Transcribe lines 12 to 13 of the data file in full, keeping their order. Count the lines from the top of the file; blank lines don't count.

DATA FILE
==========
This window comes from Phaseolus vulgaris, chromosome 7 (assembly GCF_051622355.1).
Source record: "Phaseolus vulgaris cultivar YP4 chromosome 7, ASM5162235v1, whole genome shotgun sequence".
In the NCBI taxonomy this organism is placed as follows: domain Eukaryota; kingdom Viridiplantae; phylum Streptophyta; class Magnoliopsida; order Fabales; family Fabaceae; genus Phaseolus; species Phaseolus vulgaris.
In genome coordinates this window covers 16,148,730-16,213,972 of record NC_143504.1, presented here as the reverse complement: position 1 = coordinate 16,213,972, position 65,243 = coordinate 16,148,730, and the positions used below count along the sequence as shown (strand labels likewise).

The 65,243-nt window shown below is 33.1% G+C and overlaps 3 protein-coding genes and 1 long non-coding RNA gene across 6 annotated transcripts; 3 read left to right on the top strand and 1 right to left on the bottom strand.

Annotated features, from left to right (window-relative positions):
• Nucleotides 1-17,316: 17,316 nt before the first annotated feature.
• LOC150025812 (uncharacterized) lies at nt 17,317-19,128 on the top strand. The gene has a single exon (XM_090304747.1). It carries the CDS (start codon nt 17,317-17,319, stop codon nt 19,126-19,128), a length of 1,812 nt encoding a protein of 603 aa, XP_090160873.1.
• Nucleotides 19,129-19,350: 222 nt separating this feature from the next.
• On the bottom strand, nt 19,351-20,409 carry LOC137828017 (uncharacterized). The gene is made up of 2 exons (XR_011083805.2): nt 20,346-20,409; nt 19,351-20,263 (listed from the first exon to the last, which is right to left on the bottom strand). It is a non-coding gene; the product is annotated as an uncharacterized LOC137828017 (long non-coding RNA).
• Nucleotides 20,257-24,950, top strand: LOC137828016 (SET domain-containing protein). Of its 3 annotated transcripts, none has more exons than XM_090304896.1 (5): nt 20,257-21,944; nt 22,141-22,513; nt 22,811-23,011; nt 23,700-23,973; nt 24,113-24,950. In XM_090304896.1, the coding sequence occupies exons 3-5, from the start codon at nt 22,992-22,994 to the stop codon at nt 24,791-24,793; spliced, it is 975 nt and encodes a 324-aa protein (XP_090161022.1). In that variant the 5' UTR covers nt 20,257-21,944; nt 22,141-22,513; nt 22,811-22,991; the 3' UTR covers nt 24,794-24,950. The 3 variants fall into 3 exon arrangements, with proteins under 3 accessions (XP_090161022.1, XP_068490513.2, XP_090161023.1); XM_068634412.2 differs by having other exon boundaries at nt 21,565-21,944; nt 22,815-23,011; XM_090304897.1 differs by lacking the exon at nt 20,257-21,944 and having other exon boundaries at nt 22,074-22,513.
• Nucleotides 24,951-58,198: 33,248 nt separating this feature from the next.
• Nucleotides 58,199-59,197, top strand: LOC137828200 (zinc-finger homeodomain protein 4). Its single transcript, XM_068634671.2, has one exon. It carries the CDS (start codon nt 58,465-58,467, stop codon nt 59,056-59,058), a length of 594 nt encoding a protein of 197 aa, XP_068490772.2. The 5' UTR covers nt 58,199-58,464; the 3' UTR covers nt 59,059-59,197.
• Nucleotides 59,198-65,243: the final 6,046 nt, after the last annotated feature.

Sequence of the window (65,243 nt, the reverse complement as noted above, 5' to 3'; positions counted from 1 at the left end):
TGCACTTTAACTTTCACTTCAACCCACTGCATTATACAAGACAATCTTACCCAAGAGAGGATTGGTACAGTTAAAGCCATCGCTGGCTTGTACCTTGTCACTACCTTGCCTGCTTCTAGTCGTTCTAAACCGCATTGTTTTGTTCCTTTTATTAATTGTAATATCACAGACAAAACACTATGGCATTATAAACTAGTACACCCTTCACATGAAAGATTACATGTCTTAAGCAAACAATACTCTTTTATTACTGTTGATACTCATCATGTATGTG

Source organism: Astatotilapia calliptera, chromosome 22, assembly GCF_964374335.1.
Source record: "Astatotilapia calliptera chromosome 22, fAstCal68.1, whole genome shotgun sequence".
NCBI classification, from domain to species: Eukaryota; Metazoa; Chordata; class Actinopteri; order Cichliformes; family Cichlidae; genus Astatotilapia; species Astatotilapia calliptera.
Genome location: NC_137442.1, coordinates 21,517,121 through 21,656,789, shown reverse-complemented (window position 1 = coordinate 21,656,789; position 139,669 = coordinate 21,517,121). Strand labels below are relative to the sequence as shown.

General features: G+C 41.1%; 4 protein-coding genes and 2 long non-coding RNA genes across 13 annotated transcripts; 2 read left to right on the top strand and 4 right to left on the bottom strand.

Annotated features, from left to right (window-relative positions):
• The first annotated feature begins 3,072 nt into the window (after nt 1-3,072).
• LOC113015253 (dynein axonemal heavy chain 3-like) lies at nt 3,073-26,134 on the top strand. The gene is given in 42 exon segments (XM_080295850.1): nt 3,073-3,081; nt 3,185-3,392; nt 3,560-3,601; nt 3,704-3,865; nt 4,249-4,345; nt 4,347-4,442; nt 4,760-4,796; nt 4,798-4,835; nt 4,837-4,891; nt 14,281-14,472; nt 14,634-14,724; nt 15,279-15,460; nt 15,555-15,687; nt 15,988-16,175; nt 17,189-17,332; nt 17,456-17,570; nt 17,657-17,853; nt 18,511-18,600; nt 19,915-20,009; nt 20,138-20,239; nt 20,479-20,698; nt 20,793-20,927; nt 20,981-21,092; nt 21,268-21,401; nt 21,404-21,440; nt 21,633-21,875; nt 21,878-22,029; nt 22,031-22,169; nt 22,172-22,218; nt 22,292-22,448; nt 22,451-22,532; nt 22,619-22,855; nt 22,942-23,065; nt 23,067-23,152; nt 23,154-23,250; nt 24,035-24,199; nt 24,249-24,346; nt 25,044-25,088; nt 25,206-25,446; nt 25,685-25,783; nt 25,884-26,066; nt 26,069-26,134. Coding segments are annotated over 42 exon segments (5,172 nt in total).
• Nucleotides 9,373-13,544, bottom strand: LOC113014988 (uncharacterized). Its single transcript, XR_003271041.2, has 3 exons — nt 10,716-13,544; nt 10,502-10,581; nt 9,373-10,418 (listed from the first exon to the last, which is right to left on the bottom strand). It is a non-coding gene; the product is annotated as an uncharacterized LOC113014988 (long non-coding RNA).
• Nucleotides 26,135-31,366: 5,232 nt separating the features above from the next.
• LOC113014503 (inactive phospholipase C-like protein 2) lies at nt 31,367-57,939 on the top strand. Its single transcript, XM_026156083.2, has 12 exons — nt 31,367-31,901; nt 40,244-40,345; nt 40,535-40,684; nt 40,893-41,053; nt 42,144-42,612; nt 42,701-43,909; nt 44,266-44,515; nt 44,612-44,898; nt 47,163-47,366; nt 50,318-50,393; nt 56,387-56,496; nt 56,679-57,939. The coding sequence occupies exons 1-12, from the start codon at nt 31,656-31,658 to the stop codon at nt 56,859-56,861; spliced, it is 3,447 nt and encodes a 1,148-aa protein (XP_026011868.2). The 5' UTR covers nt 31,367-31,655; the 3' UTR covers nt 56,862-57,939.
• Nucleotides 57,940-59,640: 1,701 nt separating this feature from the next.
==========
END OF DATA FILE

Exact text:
• Nucleotides 24,951-58,198: 33,248 nt separating this feature from the next.
• Nucleotides 58,199-59,197, top strand: LOC137828200 (zinc-finger homeodomain protein 4). Its single transcript, XM_068634671.2, has one exon. It carries the CDS (start codon nt 58,465-58,467, stop codon nt 59,056-59,058), a length of 594 nt encoding a protein of 197 aa, XP_068490772.2. The 5' UTR covers nt 58,199-58,464; the 3' UTR covers nt 59,059-59,197.